With each new released version of GovReady-Q, there is the possibility that the stock templates have changed. Some changes may require you to re-engineer your template overrides to preserve functionality.

Creating a custom Docker image

If your organization is deploying GovReady-Q using Docker, you will need to embed your custom branding package within a Docker image. You have two options:

  1. Modify GovReady-Q’s stock Dockerfile, i.e. the one in GovReady-Q’s source code, to add and activate your branding package and then build your own GovReady-Q Docker image from the GovReady-Q source files that you cloned from GitHub.

  2. Make your own Dockerfile that uses a released GovReady-Q image as its parent image and adds to it just the steps needed to add and activate your branding package.

Creating your own Dockerfile that uses a released GovReady-Q image as its parent image

We recommend method 2. To create your own Dockerfile that uses a released GovReady-Q image as its parent image, create a new Dockerfile in your branding package directory, e.g. a new file named Dockerfile in the sample_branding directory you created earlier.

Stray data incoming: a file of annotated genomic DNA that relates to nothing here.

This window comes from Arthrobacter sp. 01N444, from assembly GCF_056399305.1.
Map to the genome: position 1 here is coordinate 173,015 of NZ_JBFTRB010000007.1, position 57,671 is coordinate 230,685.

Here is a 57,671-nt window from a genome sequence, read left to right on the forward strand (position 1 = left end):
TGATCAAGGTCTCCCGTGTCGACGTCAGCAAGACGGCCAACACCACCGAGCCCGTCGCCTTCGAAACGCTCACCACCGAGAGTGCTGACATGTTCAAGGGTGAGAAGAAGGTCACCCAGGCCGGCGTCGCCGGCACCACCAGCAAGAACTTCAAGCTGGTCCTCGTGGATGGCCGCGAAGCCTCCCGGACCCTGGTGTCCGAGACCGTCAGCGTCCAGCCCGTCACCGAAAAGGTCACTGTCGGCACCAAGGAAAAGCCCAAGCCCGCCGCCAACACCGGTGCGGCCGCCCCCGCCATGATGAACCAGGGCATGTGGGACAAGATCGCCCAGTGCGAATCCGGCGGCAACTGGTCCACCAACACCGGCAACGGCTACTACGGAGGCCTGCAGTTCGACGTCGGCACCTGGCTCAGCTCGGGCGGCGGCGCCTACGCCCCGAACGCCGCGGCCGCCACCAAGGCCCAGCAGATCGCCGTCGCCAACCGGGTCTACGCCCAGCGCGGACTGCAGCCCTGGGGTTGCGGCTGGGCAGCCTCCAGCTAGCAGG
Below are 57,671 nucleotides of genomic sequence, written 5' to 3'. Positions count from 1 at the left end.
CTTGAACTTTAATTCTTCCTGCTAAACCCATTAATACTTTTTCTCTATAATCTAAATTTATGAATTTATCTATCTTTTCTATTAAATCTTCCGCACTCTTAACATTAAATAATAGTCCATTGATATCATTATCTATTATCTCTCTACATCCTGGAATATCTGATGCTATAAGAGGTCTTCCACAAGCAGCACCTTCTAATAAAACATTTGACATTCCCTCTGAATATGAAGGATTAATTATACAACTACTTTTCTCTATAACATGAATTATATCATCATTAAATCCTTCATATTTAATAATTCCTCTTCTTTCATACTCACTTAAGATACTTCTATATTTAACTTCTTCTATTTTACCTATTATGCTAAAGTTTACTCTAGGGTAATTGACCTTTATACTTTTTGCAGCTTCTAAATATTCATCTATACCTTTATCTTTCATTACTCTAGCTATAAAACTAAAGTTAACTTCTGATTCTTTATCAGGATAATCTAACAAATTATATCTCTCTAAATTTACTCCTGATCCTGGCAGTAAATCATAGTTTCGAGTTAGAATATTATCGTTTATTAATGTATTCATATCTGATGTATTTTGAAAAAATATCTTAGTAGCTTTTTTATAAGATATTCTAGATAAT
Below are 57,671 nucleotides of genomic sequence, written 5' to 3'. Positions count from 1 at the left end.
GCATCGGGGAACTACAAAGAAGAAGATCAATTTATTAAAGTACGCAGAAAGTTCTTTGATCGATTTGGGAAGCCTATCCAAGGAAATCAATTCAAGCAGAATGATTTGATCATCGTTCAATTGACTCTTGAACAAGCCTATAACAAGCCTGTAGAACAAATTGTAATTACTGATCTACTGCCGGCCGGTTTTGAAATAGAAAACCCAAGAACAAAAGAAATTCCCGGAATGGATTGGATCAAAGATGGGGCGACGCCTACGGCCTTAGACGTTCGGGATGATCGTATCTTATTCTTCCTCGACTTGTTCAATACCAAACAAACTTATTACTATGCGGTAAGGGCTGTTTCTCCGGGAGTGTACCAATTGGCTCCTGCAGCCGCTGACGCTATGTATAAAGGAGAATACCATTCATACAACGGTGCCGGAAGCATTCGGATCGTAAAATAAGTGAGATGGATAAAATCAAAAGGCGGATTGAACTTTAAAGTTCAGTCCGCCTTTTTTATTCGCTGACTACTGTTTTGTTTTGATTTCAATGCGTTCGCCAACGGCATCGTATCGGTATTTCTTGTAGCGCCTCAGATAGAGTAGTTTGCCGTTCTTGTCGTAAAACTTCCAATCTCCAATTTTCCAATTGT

Then choose which parent image you will use from the available GovReady-Q tags. Each tag corresponds to a release version. Your Dockerfile begins with a FROM line that combines govready/govready-q: with the tag name you choose. In this example we use the latest tag which is an alias for the most recent version of GovReady-Q:

FROM govready/govready-q:latest

The subsequent commands in your Dockerfile configures the container, picking up where the parent image’s Dockerfile leaves off. For more information about the parent image, refer to GovReady-Q’s Dockerfile on GitHub.

Your Dockerfile’s next step is to add your branding package into the image in a directory named branding:

RUN mkdir branding
COPY . branding